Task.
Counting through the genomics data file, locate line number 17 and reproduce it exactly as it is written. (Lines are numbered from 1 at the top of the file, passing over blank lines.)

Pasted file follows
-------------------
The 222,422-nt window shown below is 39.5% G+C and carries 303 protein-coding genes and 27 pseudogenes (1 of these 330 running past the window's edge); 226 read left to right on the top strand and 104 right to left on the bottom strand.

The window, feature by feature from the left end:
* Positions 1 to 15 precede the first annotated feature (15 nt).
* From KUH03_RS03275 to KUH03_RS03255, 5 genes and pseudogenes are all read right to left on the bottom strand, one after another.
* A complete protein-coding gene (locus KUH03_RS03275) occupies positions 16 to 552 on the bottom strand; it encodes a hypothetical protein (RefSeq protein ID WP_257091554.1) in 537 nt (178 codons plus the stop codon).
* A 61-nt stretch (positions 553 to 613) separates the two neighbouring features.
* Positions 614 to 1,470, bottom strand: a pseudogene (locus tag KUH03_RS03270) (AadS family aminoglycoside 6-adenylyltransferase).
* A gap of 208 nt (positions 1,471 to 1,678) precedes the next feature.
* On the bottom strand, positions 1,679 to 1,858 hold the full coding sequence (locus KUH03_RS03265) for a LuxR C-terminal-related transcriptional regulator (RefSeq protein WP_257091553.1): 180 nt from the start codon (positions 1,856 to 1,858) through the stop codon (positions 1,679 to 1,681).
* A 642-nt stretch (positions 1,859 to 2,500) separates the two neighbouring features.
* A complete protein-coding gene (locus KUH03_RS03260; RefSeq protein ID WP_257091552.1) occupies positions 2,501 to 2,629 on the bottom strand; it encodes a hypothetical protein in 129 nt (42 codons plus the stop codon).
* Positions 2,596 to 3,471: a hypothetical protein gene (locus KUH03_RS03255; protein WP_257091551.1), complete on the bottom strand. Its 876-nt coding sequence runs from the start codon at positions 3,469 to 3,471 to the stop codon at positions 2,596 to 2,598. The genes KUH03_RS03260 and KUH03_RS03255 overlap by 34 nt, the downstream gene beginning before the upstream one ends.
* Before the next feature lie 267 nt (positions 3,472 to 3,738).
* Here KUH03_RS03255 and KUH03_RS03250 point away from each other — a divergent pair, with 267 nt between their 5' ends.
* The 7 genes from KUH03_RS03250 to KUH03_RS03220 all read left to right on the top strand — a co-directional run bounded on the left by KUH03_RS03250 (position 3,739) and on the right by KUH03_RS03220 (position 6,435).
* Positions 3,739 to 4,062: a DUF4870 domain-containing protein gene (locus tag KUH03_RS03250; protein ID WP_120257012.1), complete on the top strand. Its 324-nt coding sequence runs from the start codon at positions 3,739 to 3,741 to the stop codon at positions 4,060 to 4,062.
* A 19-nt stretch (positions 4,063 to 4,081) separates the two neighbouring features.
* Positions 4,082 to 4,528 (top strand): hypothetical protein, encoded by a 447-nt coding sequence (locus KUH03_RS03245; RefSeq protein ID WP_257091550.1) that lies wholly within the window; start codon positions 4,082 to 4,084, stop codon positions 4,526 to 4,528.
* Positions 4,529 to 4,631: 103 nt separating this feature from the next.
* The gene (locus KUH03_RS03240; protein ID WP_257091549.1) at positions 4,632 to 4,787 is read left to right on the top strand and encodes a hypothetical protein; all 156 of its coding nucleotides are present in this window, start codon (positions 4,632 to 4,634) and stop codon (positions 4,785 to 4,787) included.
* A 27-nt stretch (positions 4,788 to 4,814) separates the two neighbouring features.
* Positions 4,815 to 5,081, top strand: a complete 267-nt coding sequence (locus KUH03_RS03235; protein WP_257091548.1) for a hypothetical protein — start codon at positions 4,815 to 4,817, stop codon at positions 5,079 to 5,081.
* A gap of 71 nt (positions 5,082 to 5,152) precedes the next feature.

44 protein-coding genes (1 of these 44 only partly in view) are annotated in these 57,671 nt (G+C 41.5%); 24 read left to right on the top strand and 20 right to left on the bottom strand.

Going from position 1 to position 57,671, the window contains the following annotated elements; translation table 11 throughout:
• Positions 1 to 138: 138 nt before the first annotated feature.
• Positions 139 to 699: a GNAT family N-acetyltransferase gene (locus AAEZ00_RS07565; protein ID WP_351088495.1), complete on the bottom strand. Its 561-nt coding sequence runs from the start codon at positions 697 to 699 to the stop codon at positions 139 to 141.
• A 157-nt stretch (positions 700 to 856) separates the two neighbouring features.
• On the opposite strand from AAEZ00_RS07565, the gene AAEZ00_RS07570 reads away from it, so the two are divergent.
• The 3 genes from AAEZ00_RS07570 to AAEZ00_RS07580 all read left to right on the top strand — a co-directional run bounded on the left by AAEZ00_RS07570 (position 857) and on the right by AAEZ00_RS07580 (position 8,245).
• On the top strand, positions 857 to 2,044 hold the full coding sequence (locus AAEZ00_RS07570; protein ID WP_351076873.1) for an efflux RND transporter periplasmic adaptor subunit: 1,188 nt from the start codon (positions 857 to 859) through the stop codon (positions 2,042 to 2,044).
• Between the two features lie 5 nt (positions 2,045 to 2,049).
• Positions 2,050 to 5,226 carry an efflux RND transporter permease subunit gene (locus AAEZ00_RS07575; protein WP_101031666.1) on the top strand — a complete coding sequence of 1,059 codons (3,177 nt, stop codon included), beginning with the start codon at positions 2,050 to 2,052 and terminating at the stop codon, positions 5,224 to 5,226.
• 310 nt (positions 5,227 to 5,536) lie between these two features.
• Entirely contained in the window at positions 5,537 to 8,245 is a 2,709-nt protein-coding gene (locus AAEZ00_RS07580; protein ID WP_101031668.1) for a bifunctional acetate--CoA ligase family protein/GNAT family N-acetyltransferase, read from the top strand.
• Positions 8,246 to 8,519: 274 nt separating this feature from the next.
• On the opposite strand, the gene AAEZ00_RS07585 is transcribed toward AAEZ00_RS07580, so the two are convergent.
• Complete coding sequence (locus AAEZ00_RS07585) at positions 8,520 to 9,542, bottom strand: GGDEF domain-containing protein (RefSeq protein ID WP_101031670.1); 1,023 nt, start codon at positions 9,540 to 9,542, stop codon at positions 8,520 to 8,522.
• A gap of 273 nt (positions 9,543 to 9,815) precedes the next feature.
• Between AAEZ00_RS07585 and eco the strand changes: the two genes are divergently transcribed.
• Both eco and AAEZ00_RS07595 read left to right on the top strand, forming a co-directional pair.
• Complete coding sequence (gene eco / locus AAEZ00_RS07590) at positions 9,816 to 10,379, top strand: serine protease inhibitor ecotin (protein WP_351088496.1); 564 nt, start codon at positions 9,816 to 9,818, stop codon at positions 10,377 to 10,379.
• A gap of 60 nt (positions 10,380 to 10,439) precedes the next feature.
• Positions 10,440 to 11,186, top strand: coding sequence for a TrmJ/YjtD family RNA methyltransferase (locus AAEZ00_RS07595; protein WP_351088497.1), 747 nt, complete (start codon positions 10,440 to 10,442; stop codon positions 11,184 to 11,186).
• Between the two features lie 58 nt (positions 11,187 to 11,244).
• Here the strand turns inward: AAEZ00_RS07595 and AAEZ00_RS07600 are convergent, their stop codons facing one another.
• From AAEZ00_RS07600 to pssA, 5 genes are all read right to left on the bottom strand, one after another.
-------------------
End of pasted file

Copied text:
* A 19-nt stretch (positions 4,063 to 4,081) separates the two neighbouring features.